Ex-Dechert London partner leaked client details to press After a closely watched 47-day hearing, a UK court rules in favor of former mining client ENRC A former partner at Dechert has admitted that he violated the firm's values, ethos, and culture after being found guilty of leaking information about a client to the press by a UK court. According to a High Court judgment handed...
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Ex-Dechert London partner leaked client details to press
After a closely watched 47-day hearing, a UK court rules in favor of former mining client ENRC
A former partner at Dechert has admitted that he violated the firm's values, ethos, and culture after being found guilty of leaking information about a client to the press by a UK court.
According to a High Court judgment handed down today, Mr Justice Waksman has confirmed a series of damning allegations concerning the conduct of Eurasian Natural Resources Corporation (ENRC)'s ex-London head of white-collar crime Neil Gerrard.
ENRC brought proceedings against Dechert and Gerrard in 2021, alleging reckless breach of fiduciary duty in relation to an internal investigation conducted by Dechert between 2011 and 2013. The trial lasted 47 days and was closely watched by many observers.
ENRC, primarily through Gerrard, commissioned Dechert in 2011 to investigate the activities of a subsidiary in response to a whistleblowing email.
The Times published an article in August 2011 that was highly damaging to ENRC and that was clearly based on leaked documents, of which some were privileged, Judge Waksman wrote in an executive summary of the judgment.
The Serious Fraud Office (SFO) contacted ENRC within days to request a meeting with the SFO's former director Richard Alderman regarding internal investigations involving corruption.
ENRC subsequently engaged with the SFO on the advice of Gerrard, thereby "substantially" increasing the scope of the investigation, according to the judge who stated that there were 30 "direct contacts" between the SFO and Gerard that were not attended by any representative of ENRC.
Before ENRC terminated Dechert's retainer in March 2013, the firm had generated fees of £13m for its work and generated further damaging newspaper articles about ENRC and the involvement of the SFO, based on confidential leaked information, according to Judge Waksman.
According to the judge, in June of that year, documents regarding ENRC were anonymously sent to the SFO in a brown envelope containing 'confidential and in some cases privileged information'.
In a summary of his findings, the judge wrote: 'In my judgment, I found that Mr Gerrard had indeed been responsible for all three leaks to the press. Furthermore, I discovered that he engaged with Mr Alderman without authority, at least alerting him to the August article. The following day, Mr Alderman informed Mr Gerrard of the upcoming SFO letter and Mr Gerrard was informed about it immediately.'
Moreover, the judge found Gerrard to have breached his duty in respect of 22 of his contacts with the SFO and was 'negligent (and for the most part reckless)' in relation to several other allegations, including: 'wrong advice' regarding 'the risks involved in engaging with the SFO in the way ENRC did'; 'unnecessary expansion of the investigation' and 'being the individual who transmitted the materials to the SFO in June 2013'.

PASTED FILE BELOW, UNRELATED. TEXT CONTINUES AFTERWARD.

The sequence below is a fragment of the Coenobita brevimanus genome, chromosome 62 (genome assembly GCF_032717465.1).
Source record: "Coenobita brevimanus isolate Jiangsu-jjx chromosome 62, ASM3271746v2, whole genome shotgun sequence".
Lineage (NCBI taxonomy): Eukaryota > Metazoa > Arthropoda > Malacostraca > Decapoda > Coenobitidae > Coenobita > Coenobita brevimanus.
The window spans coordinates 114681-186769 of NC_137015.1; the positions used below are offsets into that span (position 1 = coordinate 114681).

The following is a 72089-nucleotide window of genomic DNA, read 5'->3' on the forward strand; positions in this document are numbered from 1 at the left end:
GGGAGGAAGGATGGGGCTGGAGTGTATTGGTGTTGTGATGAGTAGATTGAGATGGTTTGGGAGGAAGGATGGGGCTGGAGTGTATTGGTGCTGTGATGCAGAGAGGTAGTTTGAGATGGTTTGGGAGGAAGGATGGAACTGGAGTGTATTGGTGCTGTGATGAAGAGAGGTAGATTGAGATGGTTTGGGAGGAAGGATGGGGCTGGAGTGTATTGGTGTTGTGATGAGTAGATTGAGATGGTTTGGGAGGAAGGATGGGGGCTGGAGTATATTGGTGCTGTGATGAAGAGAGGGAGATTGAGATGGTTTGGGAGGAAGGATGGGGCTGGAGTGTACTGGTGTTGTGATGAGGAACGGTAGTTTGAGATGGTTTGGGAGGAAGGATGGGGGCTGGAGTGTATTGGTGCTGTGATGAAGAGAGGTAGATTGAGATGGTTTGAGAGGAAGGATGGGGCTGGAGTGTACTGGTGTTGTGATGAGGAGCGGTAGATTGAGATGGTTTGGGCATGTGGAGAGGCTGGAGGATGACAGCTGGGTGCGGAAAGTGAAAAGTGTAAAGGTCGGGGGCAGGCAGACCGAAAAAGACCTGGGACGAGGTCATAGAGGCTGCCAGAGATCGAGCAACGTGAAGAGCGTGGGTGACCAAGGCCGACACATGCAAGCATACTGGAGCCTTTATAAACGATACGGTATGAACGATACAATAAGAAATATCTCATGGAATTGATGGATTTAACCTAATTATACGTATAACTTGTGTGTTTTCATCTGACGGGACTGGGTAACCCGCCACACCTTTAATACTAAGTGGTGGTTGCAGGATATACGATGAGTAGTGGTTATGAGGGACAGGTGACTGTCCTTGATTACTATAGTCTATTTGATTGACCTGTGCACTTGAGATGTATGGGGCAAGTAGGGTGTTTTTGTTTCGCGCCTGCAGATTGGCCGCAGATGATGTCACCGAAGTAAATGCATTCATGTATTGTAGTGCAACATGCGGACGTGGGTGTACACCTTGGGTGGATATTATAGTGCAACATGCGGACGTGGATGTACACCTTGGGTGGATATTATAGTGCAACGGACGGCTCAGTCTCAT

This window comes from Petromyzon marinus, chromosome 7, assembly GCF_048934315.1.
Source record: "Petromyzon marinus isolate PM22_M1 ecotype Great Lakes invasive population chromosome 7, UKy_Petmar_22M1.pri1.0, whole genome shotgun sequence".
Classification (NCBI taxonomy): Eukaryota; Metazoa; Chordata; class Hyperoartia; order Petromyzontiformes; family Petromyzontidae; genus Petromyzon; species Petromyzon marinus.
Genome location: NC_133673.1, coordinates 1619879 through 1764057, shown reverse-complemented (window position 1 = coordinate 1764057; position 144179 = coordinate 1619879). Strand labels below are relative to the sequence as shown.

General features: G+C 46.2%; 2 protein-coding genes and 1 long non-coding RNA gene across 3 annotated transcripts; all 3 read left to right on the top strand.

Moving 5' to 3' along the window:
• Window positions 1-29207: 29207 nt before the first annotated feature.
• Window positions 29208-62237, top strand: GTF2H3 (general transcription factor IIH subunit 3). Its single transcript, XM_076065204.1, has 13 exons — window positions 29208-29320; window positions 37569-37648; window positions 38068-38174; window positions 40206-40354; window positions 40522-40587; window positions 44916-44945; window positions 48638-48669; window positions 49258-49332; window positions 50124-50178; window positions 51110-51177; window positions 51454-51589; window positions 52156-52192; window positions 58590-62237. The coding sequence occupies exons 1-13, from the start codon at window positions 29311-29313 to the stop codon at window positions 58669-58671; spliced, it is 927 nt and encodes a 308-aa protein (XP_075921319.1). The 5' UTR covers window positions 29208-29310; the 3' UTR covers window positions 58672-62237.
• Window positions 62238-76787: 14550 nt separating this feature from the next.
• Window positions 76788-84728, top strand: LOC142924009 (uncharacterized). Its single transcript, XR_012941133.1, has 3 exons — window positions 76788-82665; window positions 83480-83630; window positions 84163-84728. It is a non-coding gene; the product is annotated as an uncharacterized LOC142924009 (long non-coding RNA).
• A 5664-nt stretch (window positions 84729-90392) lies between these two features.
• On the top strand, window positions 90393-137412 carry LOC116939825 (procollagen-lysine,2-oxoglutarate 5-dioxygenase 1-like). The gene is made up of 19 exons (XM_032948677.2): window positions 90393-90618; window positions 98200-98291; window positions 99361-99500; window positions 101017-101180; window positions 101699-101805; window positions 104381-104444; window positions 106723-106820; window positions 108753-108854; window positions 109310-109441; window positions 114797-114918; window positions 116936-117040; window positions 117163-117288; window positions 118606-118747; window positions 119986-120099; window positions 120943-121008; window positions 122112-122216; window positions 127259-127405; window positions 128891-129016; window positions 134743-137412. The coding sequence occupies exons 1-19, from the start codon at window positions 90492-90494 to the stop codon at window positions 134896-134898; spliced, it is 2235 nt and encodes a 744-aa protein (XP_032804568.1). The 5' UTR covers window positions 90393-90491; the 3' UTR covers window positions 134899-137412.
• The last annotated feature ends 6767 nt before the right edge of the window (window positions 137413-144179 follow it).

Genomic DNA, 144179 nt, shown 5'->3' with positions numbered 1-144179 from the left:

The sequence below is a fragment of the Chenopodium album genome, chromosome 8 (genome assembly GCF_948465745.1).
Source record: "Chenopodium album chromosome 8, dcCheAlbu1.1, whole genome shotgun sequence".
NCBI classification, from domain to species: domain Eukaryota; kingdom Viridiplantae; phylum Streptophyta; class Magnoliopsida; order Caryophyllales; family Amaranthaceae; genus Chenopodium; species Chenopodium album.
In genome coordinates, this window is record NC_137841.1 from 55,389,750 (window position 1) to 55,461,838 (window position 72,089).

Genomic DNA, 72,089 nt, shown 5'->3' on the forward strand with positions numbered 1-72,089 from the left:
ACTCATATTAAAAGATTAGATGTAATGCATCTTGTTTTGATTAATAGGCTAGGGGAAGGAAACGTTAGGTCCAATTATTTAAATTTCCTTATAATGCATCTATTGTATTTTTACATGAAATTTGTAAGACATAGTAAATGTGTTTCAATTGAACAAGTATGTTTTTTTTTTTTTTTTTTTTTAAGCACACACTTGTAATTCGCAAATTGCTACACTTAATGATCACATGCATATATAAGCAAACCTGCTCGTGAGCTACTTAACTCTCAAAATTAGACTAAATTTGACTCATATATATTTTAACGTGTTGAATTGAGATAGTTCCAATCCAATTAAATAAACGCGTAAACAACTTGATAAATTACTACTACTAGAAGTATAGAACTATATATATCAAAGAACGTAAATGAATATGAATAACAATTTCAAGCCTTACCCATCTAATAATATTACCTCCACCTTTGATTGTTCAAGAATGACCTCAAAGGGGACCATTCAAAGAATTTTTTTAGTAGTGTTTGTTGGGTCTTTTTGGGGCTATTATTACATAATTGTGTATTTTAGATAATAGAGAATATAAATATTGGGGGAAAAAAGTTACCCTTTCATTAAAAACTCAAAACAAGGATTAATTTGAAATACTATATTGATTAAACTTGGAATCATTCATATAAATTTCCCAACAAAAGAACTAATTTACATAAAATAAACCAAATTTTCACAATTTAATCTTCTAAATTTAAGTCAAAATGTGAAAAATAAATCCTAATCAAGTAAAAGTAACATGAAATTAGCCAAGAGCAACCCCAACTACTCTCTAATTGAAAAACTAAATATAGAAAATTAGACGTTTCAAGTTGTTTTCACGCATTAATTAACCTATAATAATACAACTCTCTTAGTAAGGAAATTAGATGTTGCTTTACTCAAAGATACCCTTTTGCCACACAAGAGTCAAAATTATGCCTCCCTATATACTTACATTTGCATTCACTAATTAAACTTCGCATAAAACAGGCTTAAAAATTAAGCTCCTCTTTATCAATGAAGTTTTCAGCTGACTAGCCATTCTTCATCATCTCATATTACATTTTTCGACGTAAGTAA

In addition to finding that the SFO had breached its own duties in 15 of 30 direct contacts, the judge found that: "On the facts..." (providing proof of causation and loss) the tort of inducement to breach of contract had been established by Mr Gerrard. There were also some, but not all, of the elements of misfeasance in public office that were established, but they were not sufficient to establish the tort in and of itself.
A spokesperson for Dechert responded to the judgment by saying, "We fully acknowledge the seriousness of the judge's findings regarding Mr Gerrard's conduct." We will review the judgment to determine what we can learn from it. A partnership cannot function without trust among partners, and Dechert has consistently acted in good faith throughout this litigation based on the assurances that were provided to us by our former partner. A court has concluded that Mr Gerrard engaged in conduct that is completely at odds with not only our values, ethos, and culture as an organization but also with the high ethical and professional standards observed by our lawyers worldwide on a daily basis.
In a statement, Gerrard thanked Dechert for its support as he prepares to retire in 2020. In addition, he said: "My family and I are devastated by today's judgment. I am confident of the appropriateness of my actions, of my advice regarding my former client and of my personal and professional integrity after over 30 years as a solicitor. Throughout my testimony, I believed I was telling the truth to the best of my ability.
A spokesperson for the ENRC stated: 'We continually urged both Dechert and the SFO to investigate the evidence and to draw the obvious conclusions. Despite our best efforts, the SFO and Dechert chose, at great expense, to defend the indefensible.
ENRC was represented by a team from Hogan Lovells led by partner Michael Roberts. Judge Johnson stated that a further hearing may be scheduled in the near future to address questions of causation and loss.